Barney’s called. So did more than a dozen other major retailers, all wanting to make thousands of orders and shoot Artifact Bag Co. and its founder Chris Hughes into the fashion stratosphere.

Most designers, particularly those who not long ago were unemployed and sewing bags in their Omaha living rooms, would tackle their grandmothers for this chance. Most designers would scale up, skimp on materials, give up control — alter their very identity — in order to chase the retail white whale.

Chris Hughes is not most designers. He is not most people. Which is why he said no to Barney’s, and no to all the rest of them.

The 43-year-old Westside High School grad said no, and continued to chase something else: one of the most intriguing Omaha success stories of the Internet era.

At a time when so many businesses succeed only if backed by millions in investment, Hughes has built Artifact from an idea into a nationally known online brand without so much as taking out a single business loan.

And now, at a time when many American bricks-and-mortar stores are struggling — in part from sales lost to online shopping, where Artifact first gained fame — the company is opening its first bricks-and-mortar location.

Chris Hughes is not selling bags at Barney’s on Madison Avenue in midtown Manhattan. Starting this week, he’s selling his bags out of a remodeled storefront on Leavenworth Street.

So, Chris, why did you say no to Barney’s?

The Omaha bag maker smiles. “I do everything the hard way,” he says. “I work way too hard to make average products.”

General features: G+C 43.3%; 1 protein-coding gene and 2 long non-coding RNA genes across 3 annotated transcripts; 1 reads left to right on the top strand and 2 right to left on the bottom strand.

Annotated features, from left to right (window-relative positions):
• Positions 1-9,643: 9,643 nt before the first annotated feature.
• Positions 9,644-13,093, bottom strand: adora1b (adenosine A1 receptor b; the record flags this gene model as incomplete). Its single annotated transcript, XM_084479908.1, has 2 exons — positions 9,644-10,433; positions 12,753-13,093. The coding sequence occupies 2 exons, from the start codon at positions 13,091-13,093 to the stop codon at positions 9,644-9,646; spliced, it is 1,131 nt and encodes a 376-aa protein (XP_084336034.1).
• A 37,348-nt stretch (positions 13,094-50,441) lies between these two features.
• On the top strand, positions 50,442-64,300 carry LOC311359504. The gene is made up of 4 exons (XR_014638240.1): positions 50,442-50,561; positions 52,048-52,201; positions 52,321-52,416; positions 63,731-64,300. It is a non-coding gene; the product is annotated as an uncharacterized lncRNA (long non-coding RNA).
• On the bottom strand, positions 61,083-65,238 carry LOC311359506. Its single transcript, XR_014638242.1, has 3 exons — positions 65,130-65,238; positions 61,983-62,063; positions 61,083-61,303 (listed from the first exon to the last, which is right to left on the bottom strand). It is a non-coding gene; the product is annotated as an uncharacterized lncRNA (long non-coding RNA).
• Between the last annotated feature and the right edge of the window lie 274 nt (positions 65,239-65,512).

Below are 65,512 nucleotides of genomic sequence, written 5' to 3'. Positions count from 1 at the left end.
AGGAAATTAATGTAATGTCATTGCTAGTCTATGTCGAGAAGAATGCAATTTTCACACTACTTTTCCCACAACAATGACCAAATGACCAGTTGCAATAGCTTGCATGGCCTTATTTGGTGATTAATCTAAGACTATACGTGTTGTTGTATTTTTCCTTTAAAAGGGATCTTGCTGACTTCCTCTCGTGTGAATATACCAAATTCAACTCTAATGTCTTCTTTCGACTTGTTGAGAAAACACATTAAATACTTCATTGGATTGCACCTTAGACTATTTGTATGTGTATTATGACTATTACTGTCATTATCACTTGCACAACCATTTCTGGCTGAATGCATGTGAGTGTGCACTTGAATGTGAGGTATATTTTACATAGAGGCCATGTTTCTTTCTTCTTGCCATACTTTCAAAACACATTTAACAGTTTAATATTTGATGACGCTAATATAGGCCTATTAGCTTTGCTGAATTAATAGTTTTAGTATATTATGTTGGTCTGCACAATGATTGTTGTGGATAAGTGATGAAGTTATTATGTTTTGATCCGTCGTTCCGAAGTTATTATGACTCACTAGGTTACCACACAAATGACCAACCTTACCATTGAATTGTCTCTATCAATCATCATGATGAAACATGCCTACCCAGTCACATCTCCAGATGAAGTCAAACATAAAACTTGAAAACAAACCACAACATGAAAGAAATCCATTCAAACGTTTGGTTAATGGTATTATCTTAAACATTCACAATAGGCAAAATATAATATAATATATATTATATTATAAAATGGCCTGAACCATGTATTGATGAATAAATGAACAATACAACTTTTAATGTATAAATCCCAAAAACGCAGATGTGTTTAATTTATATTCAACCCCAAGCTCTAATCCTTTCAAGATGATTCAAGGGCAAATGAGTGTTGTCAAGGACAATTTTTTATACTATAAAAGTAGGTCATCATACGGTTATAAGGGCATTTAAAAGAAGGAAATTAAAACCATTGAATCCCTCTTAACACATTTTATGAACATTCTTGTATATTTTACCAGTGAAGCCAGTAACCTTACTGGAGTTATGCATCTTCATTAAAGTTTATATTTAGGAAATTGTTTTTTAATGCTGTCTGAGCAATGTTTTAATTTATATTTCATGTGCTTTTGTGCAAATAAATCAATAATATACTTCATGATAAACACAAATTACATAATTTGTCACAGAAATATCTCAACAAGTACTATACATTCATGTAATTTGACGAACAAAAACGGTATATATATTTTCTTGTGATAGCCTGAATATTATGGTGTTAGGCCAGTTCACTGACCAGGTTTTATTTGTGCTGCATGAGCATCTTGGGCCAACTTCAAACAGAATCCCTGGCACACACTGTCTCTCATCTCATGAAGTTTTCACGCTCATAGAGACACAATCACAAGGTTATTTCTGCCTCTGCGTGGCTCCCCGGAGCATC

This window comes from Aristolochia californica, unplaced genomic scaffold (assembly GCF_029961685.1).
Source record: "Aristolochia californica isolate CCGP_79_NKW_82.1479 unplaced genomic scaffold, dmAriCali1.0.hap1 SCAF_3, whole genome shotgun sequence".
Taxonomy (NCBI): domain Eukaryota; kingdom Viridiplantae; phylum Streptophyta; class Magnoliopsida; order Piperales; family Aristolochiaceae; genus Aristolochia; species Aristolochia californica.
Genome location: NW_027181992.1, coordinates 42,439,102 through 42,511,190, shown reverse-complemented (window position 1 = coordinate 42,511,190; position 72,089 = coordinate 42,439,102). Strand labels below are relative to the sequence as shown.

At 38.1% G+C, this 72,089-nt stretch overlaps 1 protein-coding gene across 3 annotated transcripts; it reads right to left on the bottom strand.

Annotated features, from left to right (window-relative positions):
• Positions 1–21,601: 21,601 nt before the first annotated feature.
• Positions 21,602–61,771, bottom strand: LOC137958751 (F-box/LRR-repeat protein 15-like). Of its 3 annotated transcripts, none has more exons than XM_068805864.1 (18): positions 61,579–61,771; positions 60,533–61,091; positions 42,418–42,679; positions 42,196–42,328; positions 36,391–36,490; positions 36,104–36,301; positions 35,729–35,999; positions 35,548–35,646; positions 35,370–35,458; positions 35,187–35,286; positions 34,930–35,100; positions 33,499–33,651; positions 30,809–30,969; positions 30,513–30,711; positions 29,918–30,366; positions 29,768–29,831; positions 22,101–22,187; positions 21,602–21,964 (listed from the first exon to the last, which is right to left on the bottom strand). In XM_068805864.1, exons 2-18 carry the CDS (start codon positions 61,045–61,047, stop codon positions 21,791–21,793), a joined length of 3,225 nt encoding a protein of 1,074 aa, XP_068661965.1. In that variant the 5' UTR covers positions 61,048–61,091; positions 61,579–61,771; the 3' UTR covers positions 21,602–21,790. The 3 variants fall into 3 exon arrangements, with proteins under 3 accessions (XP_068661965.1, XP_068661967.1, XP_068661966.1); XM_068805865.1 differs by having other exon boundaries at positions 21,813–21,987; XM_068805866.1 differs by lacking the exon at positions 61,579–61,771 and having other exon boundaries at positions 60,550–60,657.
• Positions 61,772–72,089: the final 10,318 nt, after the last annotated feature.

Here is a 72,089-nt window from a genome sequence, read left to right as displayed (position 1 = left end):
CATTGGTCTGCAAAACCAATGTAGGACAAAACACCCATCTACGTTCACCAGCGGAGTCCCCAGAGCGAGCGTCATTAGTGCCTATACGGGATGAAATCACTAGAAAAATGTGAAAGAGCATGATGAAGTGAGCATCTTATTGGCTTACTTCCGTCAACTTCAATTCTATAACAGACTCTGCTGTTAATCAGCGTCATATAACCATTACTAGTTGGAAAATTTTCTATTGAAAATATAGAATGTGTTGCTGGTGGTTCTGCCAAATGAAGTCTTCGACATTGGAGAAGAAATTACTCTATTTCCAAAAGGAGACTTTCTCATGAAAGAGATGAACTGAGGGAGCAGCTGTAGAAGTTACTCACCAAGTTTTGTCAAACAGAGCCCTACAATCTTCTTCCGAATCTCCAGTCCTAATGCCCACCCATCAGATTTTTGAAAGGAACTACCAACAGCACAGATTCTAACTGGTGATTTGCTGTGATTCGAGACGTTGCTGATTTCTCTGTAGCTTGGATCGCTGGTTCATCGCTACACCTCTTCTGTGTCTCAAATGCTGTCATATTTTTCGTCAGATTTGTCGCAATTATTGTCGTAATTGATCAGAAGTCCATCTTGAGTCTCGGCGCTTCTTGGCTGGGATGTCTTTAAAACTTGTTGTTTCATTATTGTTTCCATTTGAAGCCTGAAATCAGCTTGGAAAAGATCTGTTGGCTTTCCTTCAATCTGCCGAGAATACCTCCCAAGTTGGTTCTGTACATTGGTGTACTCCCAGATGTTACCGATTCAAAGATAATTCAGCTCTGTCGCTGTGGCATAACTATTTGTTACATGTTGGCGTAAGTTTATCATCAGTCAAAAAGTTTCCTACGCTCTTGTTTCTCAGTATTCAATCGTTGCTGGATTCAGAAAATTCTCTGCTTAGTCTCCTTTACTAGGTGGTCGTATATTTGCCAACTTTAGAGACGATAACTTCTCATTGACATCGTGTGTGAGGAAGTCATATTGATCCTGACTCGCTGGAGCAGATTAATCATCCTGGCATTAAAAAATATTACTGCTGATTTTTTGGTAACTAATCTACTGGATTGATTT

Artifact Bag Co. is decidedly not average. You can check it out for yourself on Saturday, when Hughes is holding an open house to introduce Artifact Bag’s first retail store to the Omaha public. Or, alternately, find Artifact where customers have been discovering it for eight years ago — the Internet, at artifactbags.com.

In Omaha, Hughes has remodeled the Gallery 72 building at 2709 Leavenworth St., where for decades Bob and Roberta Rogers hosted art openings. The gallery, now on Vinton Street and run by the couple’s son John, became a key meeting place for Omaha’s artists and art lovers at the tail-end of the 20th century.

Now, the first floor holds a little showroom where you can check out Artifact tote bags, backpacks, aprons and belts, as well as several pieces in Hughes’ collection of vintage clothing. Behind that, seven employees sew Artifact products each weekday, making bags from start to finish — there’s no assembly line here — while fulfilling the company’s ever-growing number of online orders. The basement is for storing, packaging and shipping. The second floor, where the Rogerses lived and held their famed potlucks, is now a co-working space where small, creative businesses can rent a spot.

Why buy a building at 27th and Leavenworth, Chris?

“I have wanted to own a commercial building midtown or downtown Omaha since I was 10 years old,” he says. “I had to do it!”

This building is the latest plot twist in Artifact’s history, a history that oddly wouldn’t have happened without the help of the Great American Recession.

Chris Hughes started making canvas lunch bags on a secondhand commercial sewing machine he bought off Craigslist in early 2010. He had recently been laid off from a good job at a tech company as the economy tanked. After months of looking for work, he eventually got a new, less-than-fulfilling job in customer support, doing things like recovering the passwords of Americans who had forgotten their passwords.